Change detection based on an individual patient s variability
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CHANGE DETECTION BASED ON AN INDIVIDUAL PATIENT’S VARIABILITY. Allison McKendrick Department of Optometry and Vision Science University of Melbourne. Andrew Turpin School of Computer Science and Information Technology RMIT University, Melbourne. Balwantray Chauhan

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CHANGE DETECTION BASED ON AN INDIVIDUAL PATIENT’S VARIABILITY

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CHANGE DETECTION BASED ON AN INDIVIDUAL PATIENT’S VARIABILITY

Allison McKendrick

Department of Optometry and Vision Science

University of Melbourne

Andrew Turpin

School of Computer Science and Information Technology

RMIT University, Melbourne

Balwantray Chauhan

Department of Ophthalmology

Dalhousie University, Canada


Can Theory Become Practice?

  • In theory we know how to customise change probability maps for individualsTurpin & McKendrick, Vis Res 45, Nov 2005

  • How well does it work in practice?

  • The method relies on measuring FOS curves at baseline in some number of locations (is this clinically viable)?

  • Where do we get a longitudinal dataset that has FOS at baseline…Bal!


Frequency of Seeing (FOS) Curve


Frequency of Seeing (FOS) Curve


Frequency of Seeing (FOS) Curve


Variability and Thresholds

  • Flat FOS curve means less certain responses, wider range of outcomes on a perimeter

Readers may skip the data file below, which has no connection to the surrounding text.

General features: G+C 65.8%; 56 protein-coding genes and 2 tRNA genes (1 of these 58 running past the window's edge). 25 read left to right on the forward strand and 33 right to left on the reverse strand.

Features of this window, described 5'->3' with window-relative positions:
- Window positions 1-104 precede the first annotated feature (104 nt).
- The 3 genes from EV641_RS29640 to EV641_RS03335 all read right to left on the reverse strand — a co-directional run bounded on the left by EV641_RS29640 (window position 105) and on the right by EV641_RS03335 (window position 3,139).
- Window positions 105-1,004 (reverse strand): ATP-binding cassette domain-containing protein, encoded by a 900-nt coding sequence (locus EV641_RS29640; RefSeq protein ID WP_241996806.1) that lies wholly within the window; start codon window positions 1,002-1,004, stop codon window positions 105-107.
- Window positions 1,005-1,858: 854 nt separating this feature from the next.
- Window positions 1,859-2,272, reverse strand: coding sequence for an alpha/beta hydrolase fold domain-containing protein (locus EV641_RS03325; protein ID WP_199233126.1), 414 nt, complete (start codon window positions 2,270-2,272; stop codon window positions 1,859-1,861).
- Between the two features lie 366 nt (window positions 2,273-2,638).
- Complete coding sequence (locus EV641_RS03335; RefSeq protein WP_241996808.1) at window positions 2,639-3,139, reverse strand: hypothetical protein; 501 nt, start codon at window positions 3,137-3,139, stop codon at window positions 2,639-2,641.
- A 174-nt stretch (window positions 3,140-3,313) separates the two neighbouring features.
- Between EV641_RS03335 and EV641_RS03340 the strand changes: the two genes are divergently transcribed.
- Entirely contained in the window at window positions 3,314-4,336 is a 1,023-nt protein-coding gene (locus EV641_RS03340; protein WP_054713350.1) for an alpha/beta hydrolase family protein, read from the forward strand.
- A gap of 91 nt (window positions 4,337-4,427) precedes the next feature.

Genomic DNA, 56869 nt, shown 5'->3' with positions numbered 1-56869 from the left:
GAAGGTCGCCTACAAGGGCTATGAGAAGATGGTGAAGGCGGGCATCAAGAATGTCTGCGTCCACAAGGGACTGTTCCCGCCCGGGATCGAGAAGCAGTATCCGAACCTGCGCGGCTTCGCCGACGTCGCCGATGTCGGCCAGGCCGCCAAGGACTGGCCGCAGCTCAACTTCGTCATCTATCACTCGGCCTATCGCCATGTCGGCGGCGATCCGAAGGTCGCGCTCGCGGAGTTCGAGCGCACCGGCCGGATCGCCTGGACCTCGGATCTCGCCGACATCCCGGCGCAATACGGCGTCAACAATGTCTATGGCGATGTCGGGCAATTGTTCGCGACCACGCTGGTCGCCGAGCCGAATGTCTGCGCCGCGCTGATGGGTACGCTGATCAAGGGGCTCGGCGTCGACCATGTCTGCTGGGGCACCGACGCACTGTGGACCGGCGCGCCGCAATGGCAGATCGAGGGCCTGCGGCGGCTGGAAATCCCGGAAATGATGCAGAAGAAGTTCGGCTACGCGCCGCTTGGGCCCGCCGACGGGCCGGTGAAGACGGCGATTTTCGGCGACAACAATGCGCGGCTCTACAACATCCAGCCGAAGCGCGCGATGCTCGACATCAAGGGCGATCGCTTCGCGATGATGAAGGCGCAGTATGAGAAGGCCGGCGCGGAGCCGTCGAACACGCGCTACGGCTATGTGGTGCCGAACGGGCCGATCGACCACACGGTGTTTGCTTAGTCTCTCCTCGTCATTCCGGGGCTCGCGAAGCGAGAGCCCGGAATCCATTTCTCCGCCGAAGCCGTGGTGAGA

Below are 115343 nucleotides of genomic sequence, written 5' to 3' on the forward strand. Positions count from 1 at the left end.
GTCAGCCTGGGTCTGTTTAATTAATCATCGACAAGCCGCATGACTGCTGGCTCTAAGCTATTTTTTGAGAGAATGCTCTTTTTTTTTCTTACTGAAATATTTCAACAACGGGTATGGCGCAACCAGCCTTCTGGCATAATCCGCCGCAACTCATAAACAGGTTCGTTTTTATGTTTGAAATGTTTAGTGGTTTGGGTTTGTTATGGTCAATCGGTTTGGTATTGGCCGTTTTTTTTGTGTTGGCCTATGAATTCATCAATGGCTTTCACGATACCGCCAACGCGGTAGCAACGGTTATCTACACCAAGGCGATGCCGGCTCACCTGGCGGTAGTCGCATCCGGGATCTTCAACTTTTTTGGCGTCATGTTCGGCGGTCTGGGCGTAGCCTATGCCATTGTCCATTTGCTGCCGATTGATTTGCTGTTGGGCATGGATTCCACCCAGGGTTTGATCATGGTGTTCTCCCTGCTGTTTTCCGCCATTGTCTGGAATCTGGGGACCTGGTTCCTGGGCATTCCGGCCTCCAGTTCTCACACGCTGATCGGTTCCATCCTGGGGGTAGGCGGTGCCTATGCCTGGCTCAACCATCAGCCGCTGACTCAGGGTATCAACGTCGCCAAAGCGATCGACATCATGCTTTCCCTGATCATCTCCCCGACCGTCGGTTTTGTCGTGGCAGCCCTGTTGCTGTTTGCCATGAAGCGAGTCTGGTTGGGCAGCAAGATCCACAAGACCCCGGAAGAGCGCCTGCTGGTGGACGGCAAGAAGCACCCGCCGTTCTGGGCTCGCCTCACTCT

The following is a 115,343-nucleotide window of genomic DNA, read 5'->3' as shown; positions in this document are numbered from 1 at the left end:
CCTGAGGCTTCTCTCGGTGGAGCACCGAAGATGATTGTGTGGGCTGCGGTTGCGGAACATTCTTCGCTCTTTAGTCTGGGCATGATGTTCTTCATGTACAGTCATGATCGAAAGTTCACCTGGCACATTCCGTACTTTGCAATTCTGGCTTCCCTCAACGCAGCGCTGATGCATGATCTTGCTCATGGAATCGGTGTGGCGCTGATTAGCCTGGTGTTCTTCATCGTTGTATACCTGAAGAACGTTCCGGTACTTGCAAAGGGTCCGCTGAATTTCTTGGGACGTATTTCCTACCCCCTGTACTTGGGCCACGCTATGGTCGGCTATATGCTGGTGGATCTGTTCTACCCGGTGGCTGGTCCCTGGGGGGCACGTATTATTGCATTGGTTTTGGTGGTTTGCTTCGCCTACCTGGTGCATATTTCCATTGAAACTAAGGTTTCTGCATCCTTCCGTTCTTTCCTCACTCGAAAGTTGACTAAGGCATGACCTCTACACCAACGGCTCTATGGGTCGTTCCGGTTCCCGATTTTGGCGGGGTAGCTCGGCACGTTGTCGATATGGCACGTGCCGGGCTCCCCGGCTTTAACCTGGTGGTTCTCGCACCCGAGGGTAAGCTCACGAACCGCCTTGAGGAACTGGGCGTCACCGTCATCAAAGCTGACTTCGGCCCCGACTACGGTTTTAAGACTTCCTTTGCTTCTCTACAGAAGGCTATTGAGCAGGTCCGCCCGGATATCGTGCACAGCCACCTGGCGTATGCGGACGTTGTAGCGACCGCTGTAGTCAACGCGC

• Steep FOS curve, more certain, smaller number of outcomes on a perimeter


What are the outcomes?

Not

Seen

28

32

Seen

30

67.24%

36.00%

82%

82%

60%

60%

Not

Seen

24

Seen

26

18.00%

34.00%

100%

18%

85%

40%


Full Threshold (stair start = 25 dB)


Method

  • Given 2 baseline fields and 6 FOS per patient

  • Compute slope-threshold relationship

  • Compute individual probability distributions per location

  • Event based

    • Flag any locations that fall outside that 95% CI of the probability distribution, compare with GCP

  • Trend based

    • Use probability distributions (plus a bit of maths) as weights in linear regression, compare with PLR

    • (No time to discuss in this talk)


GCP

IPoC

Visit

3

Visit

4

Visit

5


GCP only

IPoC only

Both

No flagged per field

GCP: 4 loc, 3-of-3

10

15

IPoC: 2 loc, 2-of-2

4

7

8

8

9

11

GCP: 4 loc, 2-of-3

5

9

9

7

4

Number of visits to detect progression


Conclusion

  • IPoC event based flagging makes good use of FoS

    • Flags many less points

    • Agrees with GCP definition of progression

  • IPoC still relies on a definition of baseline

    • Learning effects will hurt, just as for GCP

    • Does FoS slope change over time?

  • IPoC still at the mercy of unreliable thresholding algorithms and/or false responses


Trend based - PLR

Slope = 0.1818 p = 0.682

For progression, slope < -1 and p < 0.01 using 3-omitting scheme

Gardiner & Crabb, IOVS 43, 2002


PLR at visit 4

Slope = -1 p = 0.487


Weighted PLR

  • Black is high probability of true threshold given all previous measured thresholds, FOS and algorithm details

  • (Not simple probability distributions from before)


WLR at visit 5

Slope = -1.4783 p < 0.00001


Summary

  • WLR flags at least one location in every patient as progressing (slope < -1, p < 1%) at Visit 4

  • Full Threshold is too noisy to establish baseline after 2 visits (shown in our Vision Research paper)

  • Could use different criteria (eg at least 2 locations)

  • Just need more data, or less noise, otherwise classification subject to arbitrary criteria and errors


Slope-Threshold Relationship

Flat

Grey area is 95% CI from population data Henson et al IOVS 2000

Steep


Slope-Threshold Relationship

Flat

Steep


Slope-Threshold Relationship

Flat

Steep


Patient Data

FOS measured using a short MOCS at the 6 red locations


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